If the long hours of a full-time job just aren't working for you and your family--but you still want/need some income--job sharing might be for you.

Updated Feb. 16, 2014

If the long hours of a full-time job just aren’t working for you and your family–but you want/need at least some gainful employment–job sharing might be for you.

Job sharing means you split your job’s functions with another person (or more than one), each of you working part-time. If you were professional wrestlers, you’d be a tag team. But probably without the awesome costumes.

Since I personally haven’t job-shared, or worked with people who do, I thought it might help to talk to some WMAGs in the job-sharing trenches. Here’s how one WMAG describes her experience (via a discussion in an online working moms’ group):

I’m currently doing a 50% job share and I have been doing so for 2 and 1/2 years. I LOVE it, because I need to have some sort of outlet away from home and I love my job (I’m a kindergarten teacher.)

I think the main reason it is working so well for me is because I have an incredible job-share partner and my principal and grade level team are incredibly supportive. Both my partner and I work way more than our 50%, but like all teachers, we are not in it for the money…

So, the biggest pro is I get to do what I love for half a week every week and I get to spend time with my daughter for half a week. The biggest con is getting everything done in a short amount of time and allotting planning time. I don’t know what it’s like in other careers because I’ve only ever been a teacher. We do not get a lot of extra time for planning what we are going to teach, so my partner and I are constantly talking on the phone, emailing, or coming in on our off-days and/or weekends to coordinate/collaborate/plan the week ahead.

A job share is in many ways like a marriage–you have to have really good communication, honesty, and trust with your partner and on the days you are not there, you have to let a lot of things go that you might not if you were there. You also have to have understanding coworkers, which I am very lucky to have.

My schedule is as follows: I work every Thurs. and Fri. and every-other Wed. My partner works every Mon. and Tues. and every other Wed. We have staff meetings every Wed, so whomever is teaching that Wed. is responsible for going to the meeting and taking notes for the other person. We are both there the first week of school and the last few days of school.

There is another team of teachers at my school with a 50% job share and they teach a full week every other week.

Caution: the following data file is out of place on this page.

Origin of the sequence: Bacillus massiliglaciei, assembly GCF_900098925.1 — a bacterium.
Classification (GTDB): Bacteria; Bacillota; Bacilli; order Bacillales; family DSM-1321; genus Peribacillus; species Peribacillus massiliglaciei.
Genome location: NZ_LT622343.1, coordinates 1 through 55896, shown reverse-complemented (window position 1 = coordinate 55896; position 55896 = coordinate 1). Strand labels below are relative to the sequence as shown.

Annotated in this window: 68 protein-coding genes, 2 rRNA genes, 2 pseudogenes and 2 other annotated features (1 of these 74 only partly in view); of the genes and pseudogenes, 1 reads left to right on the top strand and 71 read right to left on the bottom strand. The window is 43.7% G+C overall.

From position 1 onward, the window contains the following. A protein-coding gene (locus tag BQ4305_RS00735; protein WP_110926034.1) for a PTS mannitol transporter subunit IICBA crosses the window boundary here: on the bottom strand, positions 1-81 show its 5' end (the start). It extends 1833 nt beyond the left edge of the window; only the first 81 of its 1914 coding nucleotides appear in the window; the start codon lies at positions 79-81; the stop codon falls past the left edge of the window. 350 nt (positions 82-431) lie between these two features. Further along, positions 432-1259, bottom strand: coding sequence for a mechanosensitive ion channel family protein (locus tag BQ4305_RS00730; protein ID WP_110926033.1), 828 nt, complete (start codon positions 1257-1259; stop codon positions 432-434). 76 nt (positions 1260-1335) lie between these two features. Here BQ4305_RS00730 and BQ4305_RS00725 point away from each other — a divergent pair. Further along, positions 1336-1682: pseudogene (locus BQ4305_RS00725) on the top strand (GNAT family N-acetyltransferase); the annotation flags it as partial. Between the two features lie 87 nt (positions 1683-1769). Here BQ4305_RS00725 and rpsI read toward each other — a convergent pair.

So how do you get a job-sharing gig? Most likely, you won’t be so lucky as to have it handed to you. You’ll have to do some legwork, find the right partner, and propose a bulletproof plan to your employer of choice.

First, think about who would make the perfect job-share partner for you. Someone who already works with you? Someone you’ve worked with before? Or someone new?

You could find a job-sharing partner. Flexible work expert Pat Katepoo suggests tapping your own existing network and workplace, or turning to reputable employment agencies and placement offices such as Flexible Resources or Mom Corps. If you don’t find the right person immediately, don’t give up. Give it time.

Once you find your job-sharing soulmate, you need to get down on bended knee and make the proposal. In it, you’ll have to describe:

  • how you and your partner(s) qualify for the position
  • how you’ll be divvying up the work (this will require plenty of details)
  • how and when you plan to communicate (“lots and lots” is the correct answer)
  • what your salary and benefits should be
  • answers to every possibly question the employer might have

Creating a winning proposal may seem daunting. If you’re not sure how to whip one up from scratch, consider using a template or even getting a coach. For example, WorkOptions.com offers a job-sharing proposal template. (Cara used the WorkOptions.com part-time proposal template to get her current gig.)

Another helpful resource is this Harvard Business Review article by Amy Gallo about how to make a job sharing situation work, including some do’s and don’ts and relevant case studies.

I hope this helps working moms who are thinking about job sharing. Good luck and keep us posted!